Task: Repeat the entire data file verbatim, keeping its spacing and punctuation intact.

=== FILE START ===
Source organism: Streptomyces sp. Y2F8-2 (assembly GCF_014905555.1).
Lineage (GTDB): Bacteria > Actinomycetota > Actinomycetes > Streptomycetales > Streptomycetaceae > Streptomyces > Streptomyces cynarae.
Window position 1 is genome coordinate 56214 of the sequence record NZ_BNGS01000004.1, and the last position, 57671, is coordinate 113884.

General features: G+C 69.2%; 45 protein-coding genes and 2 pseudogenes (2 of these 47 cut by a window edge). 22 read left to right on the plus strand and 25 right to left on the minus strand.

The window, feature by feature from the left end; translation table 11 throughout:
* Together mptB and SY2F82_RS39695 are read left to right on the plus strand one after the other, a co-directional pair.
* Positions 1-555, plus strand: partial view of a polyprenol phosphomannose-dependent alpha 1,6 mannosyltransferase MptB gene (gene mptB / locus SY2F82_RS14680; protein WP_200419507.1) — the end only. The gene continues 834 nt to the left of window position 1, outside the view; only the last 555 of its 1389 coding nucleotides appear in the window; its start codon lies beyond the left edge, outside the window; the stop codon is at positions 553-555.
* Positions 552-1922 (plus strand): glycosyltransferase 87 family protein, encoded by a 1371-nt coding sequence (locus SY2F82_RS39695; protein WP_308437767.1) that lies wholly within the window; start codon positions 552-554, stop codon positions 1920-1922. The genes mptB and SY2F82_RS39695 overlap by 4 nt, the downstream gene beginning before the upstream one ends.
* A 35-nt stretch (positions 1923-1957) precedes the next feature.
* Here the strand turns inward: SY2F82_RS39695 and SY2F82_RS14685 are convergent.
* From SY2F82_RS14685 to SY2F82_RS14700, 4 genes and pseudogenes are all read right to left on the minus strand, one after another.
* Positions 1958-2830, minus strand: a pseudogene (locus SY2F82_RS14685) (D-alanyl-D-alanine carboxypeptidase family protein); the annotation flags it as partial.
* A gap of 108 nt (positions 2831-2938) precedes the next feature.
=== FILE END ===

Source organism: Streptomyces sp. Y2F8-2 (assembly GCF_014905555.1).
Lineage (GTDB): Bacteria > Actinomycetota > Actinomycetes > Streptomycetales > Streptomycetaceae > Streptomyces > Streptomyces cynarae.
Window position 1 is genome coordinate 56214 of the sequence record NZ_BNGS01000004.1, and the last position, 57671, is coordinate 113884.

General features: G+C 69.2%; 45 protein-coding genes and 2 pseudogenes (2 of these 47 cut by a window edge). 22 read left to right on the plus strand and 25 right to left on the minus strand.

The window, feature by feature from the left end; translation table 11 throughout:
* Together mptB and SY2F82_RS39695 are read left to right on the plus strand one after the other, a co-directional pair.
* Positions 1-555, plus strand: partial view of a polyprenol phosphomannose-dependent alpha 1,6 mannosyltransferase MptB gene (gene mptB / locus SY2F82_RS14680; protein WP_200419507.1) — the end only. The gene continues 834 nt to the left of window position 1, outside the view; only the last 555 of its 1389 coding nucleotides appear in the window; its start codon lies beyond the left edge, outside the window; the stop codon is at positions 553-555.
* Positions 552-1922 (plus strand): glycosyltransferase 87 family protein, encoded by a 1371-nt coding sequence (locus SY2F82_RS39695; protein WP_308437767.1) that lies wholly within the window; start codon positions 552-554, stop codon positions 1920-1922. The genes mptB and SY2F82_RS39695 overlap by 4 nt, the downstream gene beginning before the upstream one ends.
* A 35-nt stretch (positions 1923-1957) precedes the next feature.
* Here the strand turns inward: SY2F82_RS39695 and SY2F82_RS14685 are convergent.
* From SY2F82_RS14685 to SY2F82_RS14700, 4 genes and pseudogenes are all read right to left on the minus strand, one after another.
* Positions 1958-2830, minus strand: a pseudogene (locus SY2F82_RS14685) (D-alanyl-D-alanine carboxypeptidase family protein); the annotation flags it as partial.
* A gap of 108 nt (positions 2831-2938) precedes the next feature.